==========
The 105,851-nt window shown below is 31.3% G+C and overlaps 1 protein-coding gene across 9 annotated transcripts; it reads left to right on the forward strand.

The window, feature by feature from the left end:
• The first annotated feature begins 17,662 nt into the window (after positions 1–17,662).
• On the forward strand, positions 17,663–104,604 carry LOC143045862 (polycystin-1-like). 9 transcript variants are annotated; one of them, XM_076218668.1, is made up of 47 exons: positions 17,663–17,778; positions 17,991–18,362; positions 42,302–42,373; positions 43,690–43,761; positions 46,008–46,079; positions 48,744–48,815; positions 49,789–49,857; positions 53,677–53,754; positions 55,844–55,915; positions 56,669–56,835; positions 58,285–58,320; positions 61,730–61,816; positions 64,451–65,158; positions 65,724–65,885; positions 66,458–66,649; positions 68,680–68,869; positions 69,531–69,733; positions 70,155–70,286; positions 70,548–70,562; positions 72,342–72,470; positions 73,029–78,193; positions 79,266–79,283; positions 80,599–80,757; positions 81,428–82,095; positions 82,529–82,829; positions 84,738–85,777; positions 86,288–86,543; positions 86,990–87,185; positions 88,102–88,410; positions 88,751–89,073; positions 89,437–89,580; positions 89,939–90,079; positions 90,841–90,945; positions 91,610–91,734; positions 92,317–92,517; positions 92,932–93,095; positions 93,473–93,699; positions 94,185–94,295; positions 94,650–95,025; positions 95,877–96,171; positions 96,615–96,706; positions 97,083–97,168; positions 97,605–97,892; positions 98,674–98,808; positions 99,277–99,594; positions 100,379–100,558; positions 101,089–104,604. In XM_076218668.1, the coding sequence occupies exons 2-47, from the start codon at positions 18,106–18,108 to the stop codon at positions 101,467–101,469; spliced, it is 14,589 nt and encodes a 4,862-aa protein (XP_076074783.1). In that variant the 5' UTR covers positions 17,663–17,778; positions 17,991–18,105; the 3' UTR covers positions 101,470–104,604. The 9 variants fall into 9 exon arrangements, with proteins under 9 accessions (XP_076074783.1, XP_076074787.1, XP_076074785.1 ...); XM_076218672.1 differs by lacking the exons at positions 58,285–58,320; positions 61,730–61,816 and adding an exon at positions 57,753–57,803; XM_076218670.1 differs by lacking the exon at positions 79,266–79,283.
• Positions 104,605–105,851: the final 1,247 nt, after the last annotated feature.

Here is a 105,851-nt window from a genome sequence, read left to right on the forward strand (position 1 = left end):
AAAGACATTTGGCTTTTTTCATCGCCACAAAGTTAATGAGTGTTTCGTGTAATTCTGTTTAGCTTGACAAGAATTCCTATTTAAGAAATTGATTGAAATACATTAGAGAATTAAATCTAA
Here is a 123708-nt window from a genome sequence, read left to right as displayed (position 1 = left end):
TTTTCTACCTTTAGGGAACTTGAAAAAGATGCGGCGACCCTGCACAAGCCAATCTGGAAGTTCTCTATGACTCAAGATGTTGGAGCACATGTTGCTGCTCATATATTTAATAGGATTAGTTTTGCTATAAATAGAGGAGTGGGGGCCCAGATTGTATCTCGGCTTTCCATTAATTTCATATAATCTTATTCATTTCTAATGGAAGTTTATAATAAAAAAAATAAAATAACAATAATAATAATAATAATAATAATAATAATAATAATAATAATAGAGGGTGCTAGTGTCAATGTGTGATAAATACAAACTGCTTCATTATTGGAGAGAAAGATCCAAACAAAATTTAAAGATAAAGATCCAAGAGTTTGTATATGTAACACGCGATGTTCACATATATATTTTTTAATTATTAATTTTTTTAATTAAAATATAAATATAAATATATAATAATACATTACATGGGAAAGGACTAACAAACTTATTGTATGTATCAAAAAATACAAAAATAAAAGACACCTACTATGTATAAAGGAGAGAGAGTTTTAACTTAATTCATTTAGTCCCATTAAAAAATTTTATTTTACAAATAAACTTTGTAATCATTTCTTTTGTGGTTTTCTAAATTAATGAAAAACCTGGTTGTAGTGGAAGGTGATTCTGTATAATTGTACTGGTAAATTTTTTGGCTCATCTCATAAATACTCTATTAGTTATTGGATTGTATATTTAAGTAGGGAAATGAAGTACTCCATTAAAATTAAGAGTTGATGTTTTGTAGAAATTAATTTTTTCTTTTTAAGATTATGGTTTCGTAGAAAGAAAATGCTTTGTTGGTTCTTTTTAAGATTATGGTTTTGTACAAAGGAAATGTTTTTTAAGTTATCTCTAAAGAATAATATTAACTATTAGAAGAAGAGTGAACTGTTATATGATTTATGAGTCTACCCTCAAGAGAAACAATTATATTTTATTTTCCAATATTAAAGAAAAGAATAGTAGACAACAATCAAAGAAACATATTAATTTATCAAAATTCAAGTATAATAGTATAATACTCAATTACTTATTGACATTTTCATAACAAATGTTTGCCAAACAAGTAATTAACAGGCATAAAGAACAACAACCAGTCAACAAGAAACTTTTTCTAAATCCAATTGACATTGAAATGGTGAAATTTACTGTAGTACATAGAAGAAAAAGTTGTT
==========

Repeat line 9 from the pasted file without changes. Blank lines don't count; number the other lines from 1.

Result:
TTTTCTACCTTTAGGGAACTTGAAAAAGATGCGGCGACCCTGCACAAGCCAATCTGGAAGTTCTCTATGACTCAAGATGTTGGAGCACATGTTGCTGCTCATATATTTAATAGGATTAGTTTTGCTATAAATAGAGGAGTGGGGGCCCAGATTGTATCTCGGCTTTCCATTAATTTCATATAATCTTATTCATTTCTAATGGAAGTTTATAATAAAAAAAATAAAATAACAATAATAATAATAATAATAATAATAATAATAATAATAATAATAGAGGGTGCTAGTGTCAATGTGTGATAAATACAAACTGCTTCATTATTGGAGAGAAAGATCCAAACAAAATTTAAAGATAAAGATCCAAGAGTTTGTATATGTAACACGCGATGTTCACATATATATTTTTTAATTATTAATTTTTTTAATTAAAATATAAATATAAATATATAATAATACATTACATGGGAAAGGACTAACAAACTTATTGTATGTATCAAAAAATACAAAAATAAAAGACACCTACTATGTATAAAGGAGAGAGAGTTTTAACTTAATTCATTTAGTCCCATTAAAAAATTTTATTTTACAAATAAACTTTGTAATCATTTCTTTTGTGGTTTTCTAAATTAATGAAAAACCTGGTTGTAGTGGAAGGTGATTCTGTATAATTGTACTGGTAAATTTTTTGGCTCATCTCATAAATACTCTATTAGTTATTGGATTGTATATTTAAGTAGGGAAATGAAGTACTCCATTAAAATTAAGAGTTGATGTTTTGTAGAAATTAATTTTTTCTTTTTAAGATTATGGTTTCGTAGAAAGAAAATGCTTTGTTGGTTCTTTTTAAGATTATGGTTTTGTACAAAGGAAATGTTTTTTAAGTTATCTCTAAAGAATAATATTAACTATTAGAAGAAGAGTGAACTGTTATATGATTTATGAGTCTACCCTCAAGAGAAACAATTATATTTTATTTTCCAATATTAAAGAAAAGAATAGTAGACAACAATCAAAGAAACATATTAATTTATCAAAATTCAAGTATAATAGTATAATACTCAATTACTTATTGACATTTTCATAACAAATGTTTGCCAAACAAGTAATTAACAGGCATAAAGAACAACAACCAGTCAACAAGAAACTTTTTCTAAATCCAATTGACATTGAAATGGTGAAATTTACTGTAGTACATAGAAGAAAAAGTTGTT